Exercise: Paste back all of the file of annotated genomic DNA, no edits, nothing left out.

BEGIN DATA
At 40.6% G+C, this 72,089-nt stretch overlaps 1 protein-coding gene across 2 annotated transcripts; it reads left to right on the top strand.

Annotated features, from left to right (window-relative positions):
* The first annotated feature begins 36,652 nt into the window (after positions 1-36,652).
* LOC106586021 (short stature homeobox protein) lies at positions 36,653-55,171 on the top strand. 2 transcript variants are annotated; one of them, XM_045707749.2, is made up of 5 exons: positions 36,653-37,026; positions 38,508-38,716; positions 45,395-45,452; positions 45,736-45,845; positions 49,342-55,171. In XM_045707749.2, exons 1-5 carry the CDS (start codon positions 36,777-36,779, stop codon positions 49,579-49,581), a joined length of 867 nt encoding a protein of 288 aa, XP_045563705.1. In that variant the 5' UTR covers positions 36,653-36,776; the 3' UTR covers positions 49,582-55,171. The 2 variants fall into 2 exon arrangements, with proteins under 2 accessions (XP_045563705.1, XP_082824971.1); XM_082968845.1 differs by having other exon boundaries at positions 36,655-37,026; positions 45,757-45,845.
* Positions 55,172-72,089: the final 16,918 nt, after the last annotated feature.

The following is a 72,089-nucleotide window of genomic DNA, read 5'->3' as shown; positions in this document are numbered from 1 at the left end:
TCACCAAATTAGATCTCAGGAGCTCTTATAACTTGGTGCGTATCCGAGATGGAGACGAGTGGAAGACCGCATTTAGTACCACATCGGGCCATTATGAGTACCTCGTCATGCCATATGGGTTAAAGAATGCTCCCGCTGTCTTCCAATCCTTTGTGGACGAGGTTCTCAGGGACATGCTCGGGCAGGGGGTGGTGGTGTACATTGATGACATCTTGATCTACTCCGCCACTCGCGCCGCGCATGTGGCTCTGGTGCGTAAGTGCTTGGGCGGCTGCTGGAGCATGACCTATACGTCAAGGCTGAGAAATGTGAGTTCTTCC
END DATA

At 40.6% G+C, this 72,089-nt stretch overlaps 1 protein-coding gene across 2 annotated transcripts; it reads left to right on the top strand.

Annotated features, from left to right (window-relative positions):
* The first annotated feature begins 36,652 nt into the window (after positions 1-36,652).
* LOC106586021 (short stature homeobox protein) lies at positions 36,653-55,171 on the top strand. 2 transcript variants are annotated; one of them, XM_045707749.2, is made up of 5 exons: positions 36,653-37,026; positions 38,508-38,716; positions 45,395-45,452; positions 45,736-45,845; positions 49,342-55,171. In XM_045707749.2, exons 1-5 carry the CDS (start codon positions 36,777-36,779, stop codon positions 49,579-49,581), a joined length of 867 nt encoding a protein of 288 aa, XP_045563705.1. In that variant the 5' UTR covers positions 36,653-36,776; the 3' UTR covers positions 49,582-55,171. The 2 variants fall into 2 exon arrangements, with proteins under 2 accessions (XP_045563705.1, XP_082824971.1); XM_082968845.1 differs by having other exon boundaries at positions 36,655-37,026; positions 45,757-45,845.
* Positions 55,172-72,089: the final 16,918 nt, after the last annotated feature.

The following is a 72,089-nucleotide window of genomic DNA, read 5'->3' as shown; positions in this document are numbered from 1 at the left end:
TCACCAAATTAGATCTCAGGAGCTCTTATAACTTGGTGCGTATCCGAGATGGAGACGAGTGGAAGACCGCATTTAGTACCACATCGGGCCATTATGAGTACCTCGTCATGCCATATGGGTTAAAGAATGCTCCCGCTGTCTTCCAATCCTTTGTGGACGAGGTTCTCAGGGACATGCTCGGGCAGGGGGTGGTGGTGTACATTGATGACATCTTGATCTACTCCGCCACTCGCGCCGCGCATGTGGCTCTGGTGCGTAAGTGCTTGGGCGGCTGCTGGAGCATGACCTATACGTCAAGGCTGAGAAATGTGAGTTCTTCC